By Steve Moran

Life is hard, the world is constantly changing, and very often what worked before or what worked for others doesn’t work anymore — or at least does not work well anymore. You are faced with three choices:

  1. Give up.
  2. Keep on keeping on.
  3. Change direction.

Sometimes the first choice is in fact the right choice. While at one time, video rental stores were the hottest business to be in, today not so much. (Though it turns out that there are still a few places in the country where they do exist; I Googled it). It is all about cutting your losses and finding something better to do.

Keep On Keeping On

I am part of a not-for-profit organization — okay … a church — that seems hellbent on persisting with their “keeping on” strategy even though it is clearly not working. When I was talking with one of the leaders, he told me that “they just wanted to start small” so it is a good thing.


If you are a church and your goal is to improve people’s lives and you are just barely impacting someone, is “starting small” really the right thing to do, or is it just an excuse to not change direction?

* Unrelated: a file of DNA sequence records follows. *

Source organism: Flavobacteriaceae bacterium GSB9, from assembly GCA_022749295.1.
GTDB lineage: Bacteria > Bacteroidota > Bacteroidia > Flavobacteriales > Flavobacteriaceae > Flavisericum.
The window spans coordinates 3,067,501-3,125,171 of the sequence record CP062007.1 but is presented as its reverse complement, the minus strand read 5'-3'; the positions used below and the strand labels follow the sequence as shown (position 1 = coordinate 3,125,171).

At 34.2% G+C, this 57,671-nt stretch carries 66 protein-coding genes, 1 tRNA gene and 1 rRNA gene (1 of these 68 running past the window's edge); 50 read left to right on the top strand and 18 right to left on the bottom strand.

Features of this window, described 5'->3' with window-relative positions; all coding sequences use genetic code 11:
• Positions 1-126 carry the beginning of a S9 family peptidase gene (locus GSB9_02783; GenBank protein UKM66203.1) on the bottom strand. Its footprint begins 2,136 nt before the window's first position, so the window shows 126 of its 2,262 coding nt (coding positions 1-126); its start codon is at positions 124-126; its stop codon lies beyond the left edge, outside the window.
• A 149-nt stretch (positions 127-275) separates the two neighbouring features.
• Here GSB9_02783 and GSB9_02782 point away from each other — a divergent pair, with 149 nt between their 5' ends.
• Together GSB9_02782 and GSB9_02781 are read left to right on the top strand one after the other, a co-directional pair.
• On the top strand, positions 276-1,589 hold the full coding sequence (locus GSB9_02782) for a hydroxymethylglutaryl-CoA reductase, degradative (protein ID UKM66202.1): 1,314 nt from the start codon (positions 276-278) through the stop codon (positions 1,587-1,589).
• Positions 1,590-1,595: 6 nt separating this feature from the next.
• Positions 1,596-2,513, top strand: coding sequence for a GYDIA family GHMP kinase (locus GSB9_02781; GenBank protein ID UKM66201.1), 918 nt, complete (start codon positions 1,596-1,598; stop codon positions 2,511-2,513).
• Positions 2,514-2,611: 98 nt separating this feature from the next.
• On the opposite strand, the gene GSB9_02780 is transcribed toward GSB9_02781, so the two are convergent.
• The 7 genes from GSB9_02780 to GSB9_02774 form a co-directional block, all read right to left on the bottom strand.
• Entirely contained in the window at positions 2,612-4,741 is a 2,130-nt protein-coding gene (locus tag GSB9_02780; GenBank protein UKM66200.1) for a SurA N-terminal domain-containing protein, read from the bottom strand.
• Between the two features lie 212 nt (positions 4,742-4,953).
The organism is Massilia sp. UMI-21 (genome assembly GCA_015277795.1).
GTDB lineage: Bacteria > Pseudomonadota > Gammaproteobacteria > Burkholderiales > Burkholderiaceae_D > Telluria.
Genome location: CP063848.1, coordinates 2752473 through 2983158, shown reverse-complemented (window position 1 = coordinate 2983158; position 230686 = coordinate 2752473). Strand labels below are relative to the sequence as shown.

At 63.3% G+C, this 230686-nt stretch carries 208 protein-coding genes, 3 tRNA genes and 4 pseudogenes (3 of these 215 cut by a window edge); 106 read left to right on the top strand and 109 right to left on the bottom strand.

Keeping On — Senior Living

Over and over again, I see senior living organizations, senior living leaders, completely focused on doing the same thing over and over, even though it is not working. Hoping that the age wave will get here in time, hoping the economy will turn around, hoping there will be a bunch of government money.

Keeping On — Not Everyone

There are senior living communities and senior living organizations that looked around and said, “The old way is not working.” They held onto the things that were working and changed up the things that were no longer working (or in some cases never worked). It does not mean it is easy for them. It is still a tough operating environment, inflation is crushing, staffing remains challenging, and they are fighting for every new resident, but it all works.

The Change Risk

Don’t get me wrong, there is risk in changing direction. It might make things worse faster, but even if it does, you will learn some things, including the reality that you may need to change even again. And if it all blows up, better now than later so you can get on with something else.

It is way more likely you will end up regretting doing nothing or doing the same old thing more than you will regret going for it.